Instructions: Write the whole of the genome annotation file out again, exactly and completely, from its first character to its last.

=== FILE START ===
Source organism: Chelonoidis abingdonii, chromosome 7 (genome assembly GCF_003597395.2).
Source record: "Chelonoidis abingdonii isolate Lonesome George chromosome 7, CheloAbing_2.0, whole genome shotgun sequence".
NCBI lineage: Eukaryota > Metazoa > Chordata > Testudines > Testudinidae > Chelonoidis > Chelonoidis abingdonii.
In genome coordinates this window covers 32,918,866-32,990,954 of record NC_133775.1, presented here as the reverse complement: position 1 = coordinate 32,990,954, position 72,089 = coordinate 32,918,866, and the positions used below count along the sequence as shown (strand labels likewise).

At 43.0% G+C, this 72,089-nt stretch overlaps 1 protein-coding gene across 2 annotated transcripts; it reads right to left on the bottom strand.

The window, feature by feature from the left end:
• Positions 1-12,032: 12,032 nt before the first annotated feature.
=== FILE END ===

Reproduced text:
Source organism: Chelonoidis abingdonii, chromosome 7 (genome assembly GCF_003597395.2).
Source record: "Chelonoidis abingdonii isolate Lonesome George chromosome 7, CheloAbing_2.0, whole genome shotgun sequence".
NCBI lineage: Eukaryota > Metazoa > Chordata > Testudines > Testudinidae > Chelonoidis > Chelonoidis abingdonii.
In genome coordinates this window covers 32,918,866-32,990,954 of record NC_133775.1, presented here as the reverse complement: position 1 = coordinate 32,990,954, position 72,089 = coordinate 32,918,866, and the positions used below count along the sequence as shown (strand labels likewise).

At 43.0% G+C, this 72,089-nt stretch overlaps 1 protein-coding gene across 2 annotated transcripts; it reads right to left on the bottom strand.

The window, feature by feature from the left end:
• Positions 1-12,032: 12,032 nt before the first annotated feature.